Short answer: Tiny but powerful
Seeds come in a variety of flavors, shapes and colours and all have varying nutrient content but one they all have in common is that they are convenient and healthy. Due to the fact that there is so much information on each of these amazingly healing seeds, this will be a series of posts about seeds and their benefits.
Today we’ll talk about one very powerful and commonly known seed called Flax Seeds (Linseeds).
Flax (Linum usitatissimum) is a plant native to the Mediterranean that has been used as a food for well over 5,000 years. It became widely known throughout Europe after C.E., Charlemagne considered it so important that he passed laws and regulations requiring it’s consumption. It eventually was introduced to Canada in the seventeenth century.
Flax seeds are an excellent source of omega-3 essential fatty acids and protein, are high in dietary fiber, magnesium, potassium, and manganese. They are also a good source of minerals phosphorous, iron and copper. Hippocrates wrote about using flax for the relief of abdominal pains.
You might surprised to find out that flax oil has nearly twice the level of omega- 3 fatty acid as compared to fish oils.
Flax contains ALA (alpha-linolenic acid) which has been shown to reduce the risk of heart disease and cancer. In fact, data derived from biopsies of breast tissue from women diagnosed with breast cancer compared to benign samples indicated that the women with breast cancer had a 64 percent lower ALA level. Another study concluded that the higher the ALA level in breast tissue, the less likely the cancer was to spread into the lymph nodes of the armpit.
Lowering cholesterol, weight loss, improving memory and brain health, reducing symptoms of Menopause and PMS are also a few of this tiny seeds capability.
What to buy and how to store Flax
Though you can eat them whole it’s much more nutritionally beneficial to grind them into a meal or powder.
I would recommend buying your flax whole if available in packaged form or bulk and preferably refrigerated. Just as you would with any other food if buying from bulk, make sure the bins are covered and that the store has a good turnover rate to ensure maximum freshness.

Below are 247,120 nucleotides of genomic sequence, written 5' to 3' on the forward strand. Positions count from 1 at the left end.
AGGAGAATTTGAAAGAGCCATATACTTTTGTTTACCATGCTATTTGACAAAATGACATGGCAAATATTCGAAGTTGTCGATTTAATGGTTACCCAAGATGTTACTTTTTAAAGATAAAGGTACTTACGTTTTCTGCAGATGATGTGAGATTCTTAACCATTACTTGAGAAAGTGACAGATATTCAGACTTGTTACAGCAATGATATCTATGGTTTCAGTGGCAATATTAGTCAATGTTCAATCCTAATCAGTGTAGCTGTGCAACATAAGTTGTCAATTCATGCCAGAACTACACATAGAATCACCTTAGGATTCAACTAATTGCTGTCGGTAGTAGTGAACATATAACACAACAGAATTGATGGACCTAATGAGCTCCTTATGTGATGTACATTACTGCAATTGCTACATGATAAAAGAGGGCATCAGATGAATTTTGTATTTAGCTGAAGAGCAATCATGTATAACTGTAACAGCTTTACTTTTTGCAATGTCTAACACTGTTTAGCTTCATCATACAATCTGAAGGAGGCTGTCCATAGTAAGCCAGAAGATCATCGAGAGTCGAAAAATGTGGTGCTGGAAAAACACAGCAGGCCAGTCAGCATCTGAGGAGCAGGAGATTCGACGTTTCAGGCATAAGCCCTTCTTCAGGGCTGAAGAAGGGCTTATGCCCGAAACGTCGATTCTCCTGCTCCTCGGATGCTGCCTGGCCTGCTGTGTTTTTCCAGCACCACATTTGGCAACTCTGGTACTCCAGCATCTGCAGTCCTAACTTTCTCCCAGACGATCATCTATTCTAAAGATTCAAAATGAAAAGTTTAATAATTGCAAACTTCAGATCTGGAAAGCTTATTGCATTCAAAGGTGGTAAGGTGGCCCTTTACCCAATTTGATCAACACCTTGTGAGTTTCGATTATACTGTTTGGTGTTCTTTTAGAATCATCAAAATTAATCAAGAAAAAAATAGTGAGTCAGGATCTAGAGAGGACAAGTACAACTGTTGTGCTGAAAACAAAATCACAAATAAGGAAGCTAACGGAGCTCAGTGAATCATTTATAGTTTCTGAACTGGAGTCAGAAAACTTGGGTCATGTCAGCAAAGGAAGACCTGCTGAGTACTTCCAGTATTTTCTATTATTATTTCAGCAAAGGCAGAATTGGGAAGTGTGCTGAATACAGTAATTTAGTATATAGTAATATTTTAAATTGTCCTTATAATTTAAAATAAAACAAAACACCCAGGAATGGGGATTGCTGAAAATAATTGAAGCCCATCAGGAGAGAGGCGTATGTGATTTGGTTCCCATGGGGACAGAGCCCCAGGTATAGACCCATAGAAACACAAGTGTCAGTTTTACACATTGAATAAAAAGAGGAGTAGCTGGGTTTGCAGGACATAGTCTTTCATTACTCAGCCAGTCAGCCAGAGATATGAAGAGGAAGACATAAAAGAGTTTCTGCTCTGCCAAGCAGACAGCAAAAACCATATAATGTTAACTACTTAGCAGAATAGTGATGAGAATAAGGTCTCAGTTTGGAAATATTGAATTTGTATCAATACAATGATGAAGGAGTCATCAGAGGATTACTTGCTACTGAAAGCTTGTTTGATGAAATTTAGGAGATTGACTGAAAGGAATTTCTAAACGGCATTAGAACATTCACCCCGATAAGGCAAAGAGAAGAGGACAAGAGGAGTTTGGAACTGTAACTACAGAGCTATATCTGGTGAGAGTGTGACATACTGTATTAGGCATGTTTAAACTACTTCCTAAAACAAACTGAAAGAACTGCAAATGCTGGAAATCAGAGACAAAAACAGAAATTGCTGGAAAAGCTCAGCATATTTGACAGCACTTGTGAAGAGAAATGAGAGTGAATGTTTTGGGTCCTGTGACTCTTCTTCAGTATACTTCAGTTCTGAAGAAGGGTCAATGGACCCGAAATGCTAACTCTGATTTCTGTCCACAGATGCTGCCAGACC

Look for evidence of any moisture and avoid if you see it.
Store your whole flax seeds in an airtight container in a dark, dry, and cool place, where they will keep fresh for several months.
You can choose to purchase ground flax seeds however, once ground they are much more prone to oxidation and spoilage. Whether you purchase ground flax or grind them your at home, once ground it’s important to store either in the fridge or in the freezer. Ground flax will keep in the fridge for about 6 months and in the freezer for about a year.
If flax seed oil is what you are looking for make sure to purchase only oils that are in a dark bottle and have been stored in the refrigerator. The oil should have a sweet, nutty flavour and you should never use flax seed oil in cooking but are able to add it to foods after they have been cooked.
How can I eat these wonderful seeds and what is a typical serving?
Typical serving size for ground or whole flaxseeds is 1-2 tablespoons. Flax oil can vary, so read the bottle for more information.
Quick serving ideas:
- Sprinkle ground flax onto your hot or cold cereal
- Pump up volume of your smoothies or shakes by adding whole or ground flax
- Use flax seed oil instead of other oils in salad dressings, bread dipping.
- Drizzle oil or sprinkle whole or ground over vegetables, pasta or rice.
Is Flax safe for everyone?
Flaxseeds contain a moderate amount of oxalate. Individual with history of oxalate containing kidney stones should avoid over consumption.
Here is list of other foods high in oxalates:
- 100% pure cocoa
- Beet greens
Thanks for reading everyone and remember if there is anything you would like to see a blog written about please email directly at firstname.lastname@example.org
Live longer, healthier and happy